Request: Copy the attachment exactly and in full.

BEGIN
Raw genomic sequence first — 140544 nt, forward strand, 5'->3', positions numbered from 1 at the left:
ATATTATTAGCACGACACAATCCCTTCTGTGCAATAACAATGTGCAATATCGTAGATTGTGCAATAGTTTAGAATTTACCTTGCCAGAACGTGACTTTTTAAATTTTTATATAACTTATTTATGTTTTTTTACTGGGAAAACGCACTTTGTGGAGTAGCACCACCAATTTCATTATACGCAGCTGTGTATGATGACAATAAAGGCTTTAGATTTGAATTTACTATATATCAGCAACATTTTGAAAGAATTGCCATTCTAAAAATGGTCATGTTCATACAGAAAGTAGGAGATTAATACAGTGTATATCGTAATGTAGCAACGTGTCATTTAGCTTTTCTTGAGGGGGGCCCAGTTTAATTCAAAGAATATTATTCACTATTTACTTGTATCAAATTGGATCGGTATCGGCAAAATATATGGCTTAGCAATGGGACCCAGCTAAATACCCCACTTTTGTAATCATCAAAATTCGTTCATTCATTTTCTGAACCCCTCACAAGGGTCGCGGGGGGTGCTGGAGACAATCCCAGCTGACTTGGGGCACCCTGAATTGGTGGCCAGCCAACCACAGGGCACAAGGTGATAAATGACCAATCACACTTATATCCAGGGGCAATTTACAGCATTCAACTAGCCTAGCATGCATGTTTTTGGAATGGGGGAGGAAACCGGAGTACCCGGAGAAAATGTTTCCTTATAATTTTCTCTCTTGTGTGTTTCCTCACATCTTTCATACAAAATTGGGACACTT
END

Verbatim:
Raw genomic sequence first — 140544 nt, forward strand, 5'->3', positions numbered from 1 at the left:
ATATTATTAGCACGACACAATCCCTTCTGTGCAATAACAATGTGCAATATCGTAGATTGTGCAATAGTTTAGAATTTACCTTGCCAGAACGTGACTTTTTAAATTTTTATATAACTTATTTATGTTTTTTTACTGGGAAAACGCACTTTGTGGAGTAGCACCACCAATTTCATTATACGCAGCTGTGTATGATGACAATAAAGGCTTTAGATTTGAATTTACTATATATCAGCAACATTTTGAAAGAATTGCCATTCTAAAAATGGTCATGTTCATACAGAAAGTAGGAGATTAATACAGTGTATATCGTAATGTAGCAACGTGTCATTTAGCTTTTCTTGAGGGGGGCCCAGTTTAATTCAAAGAATATTATTCACTATTTACTTGTATCAAATTGGATCGGTATCGGCAAAATATATGGCTTAGCAATGGGACCCAGCTAAATACCCCACTTTTGTAATCATCAAAATTCGTTCATTCATTTTCTGAACCCCTCACAAGGGTCGCGGGGGGTGCTGGAGACAATCCCAGCTGACTTGGGGCACCCTGAATTGGTGGCCAGCCAACCACAGGGCACAAGGTGATAAATGACCAATCACACTTATATCCAGGGGCAATTTACAGCATTCAACTAGCCTAGCATGCATGTTTTTGGAATGGGGGAGGAAACCGGAGTACCCGGAGAAAATGTTTCCTTATAATTTTCTCTCTTGTGTGTTTCCTCACATCTTTCATACAAAATTGGGACACTT